Russia's communist evolution
The party casts itself as democracy's defender in a vote set for Sunday.
Russia's Communist Party, which proudly bears the hammer-and-sickle mantle of its Soviet predecessor, has recently discovered a surprising new mission: to champion democracy and civil society against the encroachments of an increasingly authoritarian Kremlin.Skip to next paragraph
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"It may sound ironic, but in today's life the KPRF (Communist Party) has become the main defender of all those ideals that were declared by the democrats in 1991," when the USSR collapsed, says Viktor Peshkov, a leading Communist Duma deputy and candidate in next Sunday's parliamentary elections. "We stand for democracy, pluralism, freedom of the press, and private property while the state is moving to limit all of those social gains."
Used to winning the votes of the quarter or so of Russians nostalgic for Soviet times, the decade-old KPRF now finds itself fighting for its political life against the pro-Kremlin United Russia Party, a new rival created by the state to back President Vladimir Putin. Recent opinion polls suggest the Communists' support may be collapsing, especially in conservative rural Russia.
United Russia's tactic is to seduce the communists' traditional constituency by appearing more like the old Soviet Communist Party than the KPRF does. The pro-Kremlin party has stolen the Communists' anti-big business slogans, its posters feature Soviet-era icons like dictator Joseph Stalin and cosmonaut Yury Gagarin, and its attack ads slam the KPRF for including rich businessmen among its candidates.
Experts suggest that the KPRF's predicament is largely due to its failure to reject its Soviet past and wholeheartedly embrace modern, European-style social democratic ideas. But many also worry that a KPRF defeat Sunday could demolish the last serious check on resurgent Kremlin power.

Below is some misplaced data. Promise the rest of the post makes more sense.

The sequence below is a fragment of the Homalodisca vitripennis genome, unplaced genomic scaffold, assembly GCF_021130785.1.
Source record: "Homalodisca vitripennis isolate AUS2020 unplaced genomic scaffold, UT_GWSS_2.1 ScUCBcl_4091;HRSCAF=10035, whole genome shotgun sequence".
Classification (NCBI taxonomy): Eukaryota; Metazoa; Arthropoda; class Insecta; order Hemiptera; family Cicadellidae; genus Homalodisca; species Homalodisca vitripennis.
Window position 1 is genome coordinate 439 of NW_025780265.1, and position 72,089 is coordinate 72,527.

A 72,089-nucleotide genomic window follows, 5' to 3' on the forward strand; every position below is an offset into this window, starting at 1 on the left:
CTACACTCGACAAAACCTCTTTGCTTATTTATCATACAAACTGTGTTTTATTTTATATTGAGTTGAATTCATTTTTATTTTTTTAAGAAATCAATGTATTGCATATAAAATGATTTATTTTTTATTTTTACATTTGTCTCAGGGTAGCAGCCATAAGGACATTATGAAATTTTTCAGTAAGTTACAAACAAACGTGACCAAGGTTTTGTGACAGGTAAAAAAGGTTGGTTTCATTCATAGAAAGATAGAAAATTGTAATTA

"If the Communist Party disappears, we will be left with a virtual one-party system," says Alexander Yurin, director of the Institute for the Development of Electoral Systems, an independent think tank. "The KPRF is needed by society, if only because it represents the only systematic opposition."
An opinion poll conducted by the state-run VTsIOM agency in mid-November found United Russia far ahead with 32.7 percent support, compared to the KPRF's 14.3 percent. The two liberal opposition parties, Union of Right Forces and Yabloko, trailed behind with 7.5 percent and 5.2 percent respectively. Conducted among 6,000 adults in three cities, that survey drew doubts from many experts. Still, a more methodical nationwide poll in early November by the independent VTsIOM-A agency found Communist support at 23 percent, about 6 points behind United Russia.
Reestablished a decade ago after the USSR ended, the Communist Party has coasted to a No. 2 finish in virtually every presidential and parliamentary election since then, largely on the strength of its famous name. The core supporters are pensioners loyal to their Soviet roots, jobless industrial workers, rural poor, and, in recent years, urban middle-class professionals whose hopes were crushed in wild post-Soviet swings such as the 1998 financial crash.